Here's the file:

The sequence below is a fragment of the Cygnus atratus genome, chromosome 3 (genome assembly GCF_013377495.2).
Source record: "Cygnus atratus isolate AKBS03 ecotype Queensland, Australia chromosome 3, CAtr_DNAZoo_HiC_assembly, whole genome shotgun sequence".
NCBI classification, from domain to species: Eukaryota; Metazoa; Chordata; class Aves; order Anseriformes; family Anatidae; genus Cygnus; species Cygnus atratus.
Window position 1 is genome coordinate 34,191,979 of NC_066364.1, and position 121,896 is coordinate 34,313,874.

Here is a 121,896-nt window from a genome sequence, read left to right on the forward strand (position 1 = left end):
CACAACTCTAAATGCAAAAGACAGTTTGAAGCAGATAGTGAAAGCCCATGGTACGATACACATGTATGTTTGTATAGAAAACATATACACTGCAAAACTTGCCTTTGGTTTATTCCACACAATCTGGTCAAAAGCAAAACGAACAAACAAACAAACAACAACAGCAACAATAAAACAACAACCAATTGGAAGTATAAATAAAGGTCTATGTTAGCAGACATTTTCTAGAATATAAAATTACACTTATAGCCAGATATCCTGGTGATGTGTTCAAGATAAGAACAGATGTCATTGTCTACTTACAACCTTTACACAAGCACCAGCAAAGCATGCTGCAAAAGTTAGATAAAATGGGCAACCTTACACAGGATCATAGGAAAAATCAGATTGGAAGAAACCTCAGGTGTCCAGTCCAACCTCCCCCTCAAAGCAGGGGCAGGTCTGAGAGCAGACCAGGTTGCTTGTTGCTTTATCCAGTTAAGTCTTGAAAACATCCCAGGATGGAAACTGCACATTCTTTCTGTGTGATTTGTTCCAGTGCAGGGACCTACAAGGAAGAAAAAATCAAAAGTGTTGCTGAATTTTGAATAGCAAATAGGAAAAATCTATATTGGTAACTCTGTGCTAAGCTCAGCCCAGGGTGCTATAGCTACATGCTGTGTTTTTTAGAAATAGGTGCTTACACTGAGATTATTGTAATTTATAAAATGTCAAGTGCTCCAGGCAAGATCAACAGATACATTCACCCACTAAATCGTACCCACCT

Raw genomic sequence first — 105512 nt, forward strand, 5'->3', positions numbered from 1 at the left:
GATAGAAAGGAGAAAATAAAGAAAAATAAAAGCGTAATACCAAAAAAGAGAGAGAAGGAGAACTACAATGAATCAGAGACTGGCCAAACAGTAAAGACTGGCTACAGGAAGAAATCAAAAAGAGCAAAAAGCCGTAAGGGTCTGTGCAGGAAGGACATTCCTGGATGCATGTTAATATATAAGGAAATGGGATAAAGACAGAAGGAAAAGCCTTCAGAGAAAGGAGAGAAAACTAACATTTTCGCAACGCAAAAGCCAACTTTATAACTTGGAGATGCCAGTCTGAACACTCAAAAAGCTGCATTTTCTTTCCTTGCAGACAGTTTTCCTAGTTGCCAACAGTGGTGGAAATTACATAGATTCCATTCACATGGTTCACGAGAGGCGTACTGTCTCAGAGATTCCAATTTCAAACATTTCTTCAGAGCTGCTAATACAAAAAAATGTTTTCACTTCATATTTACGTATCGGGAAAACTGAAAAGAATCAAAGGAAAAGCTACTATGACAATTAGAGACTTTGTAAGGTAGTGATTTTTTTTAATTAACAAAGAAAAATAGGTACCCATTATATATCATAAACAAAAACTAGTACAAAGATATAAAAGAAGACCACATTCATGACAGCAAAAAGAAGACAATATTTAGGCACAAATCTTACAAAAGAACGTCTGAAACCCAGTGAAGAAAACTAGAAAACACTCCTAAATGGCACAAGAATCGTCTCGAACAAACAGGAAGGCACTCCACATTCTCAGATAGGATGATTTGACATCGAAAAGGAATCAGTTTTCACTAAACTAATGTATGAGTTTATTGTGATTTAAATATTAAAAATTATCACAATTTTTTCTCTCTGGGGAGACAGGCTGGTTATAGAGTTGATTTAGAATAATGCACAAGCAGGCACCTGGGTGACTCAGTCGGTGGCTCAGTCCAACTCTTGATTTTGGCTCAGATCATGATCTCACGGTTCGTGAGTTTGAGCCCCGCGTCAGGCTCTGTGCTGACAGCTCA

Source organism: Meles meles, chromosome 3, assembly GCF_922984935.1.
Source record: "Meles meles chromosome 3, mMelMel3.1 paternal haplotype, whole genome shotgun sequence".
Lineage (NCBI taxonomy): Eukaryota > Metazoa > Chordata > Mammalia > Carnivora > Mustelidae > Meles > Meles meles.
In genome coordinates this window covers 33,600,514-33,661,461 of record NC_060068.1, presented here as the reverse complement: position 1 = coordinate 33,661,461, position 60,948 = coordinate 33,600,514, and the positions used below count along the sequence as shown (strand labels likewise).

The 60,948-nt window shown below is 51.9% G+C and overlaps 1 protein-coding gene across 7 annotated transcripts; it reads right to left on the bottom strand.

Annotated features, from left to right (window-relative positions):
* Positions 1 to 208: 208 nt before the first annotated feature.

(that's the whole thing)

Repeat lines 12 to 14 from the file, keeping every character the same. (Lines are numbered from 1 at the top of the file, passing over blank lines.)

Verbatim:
In genome coordinates this window covers 33,600,514-33,661,461 of record NC_060068.1, presented here as the reverse complement: position 1 = coordinate 33,661,461, position 60,948 = coordinate 33,600,514, and the positions used below count along the sequence as shown (strand labels likewise).

The 60,948-nt window shown below is 51.9% G+C and overlaps 1 protein-coding gene across 7 annotated transcripts; it reads right to left on the bottom strand.

Annotated features, from left to right (window-relative positions):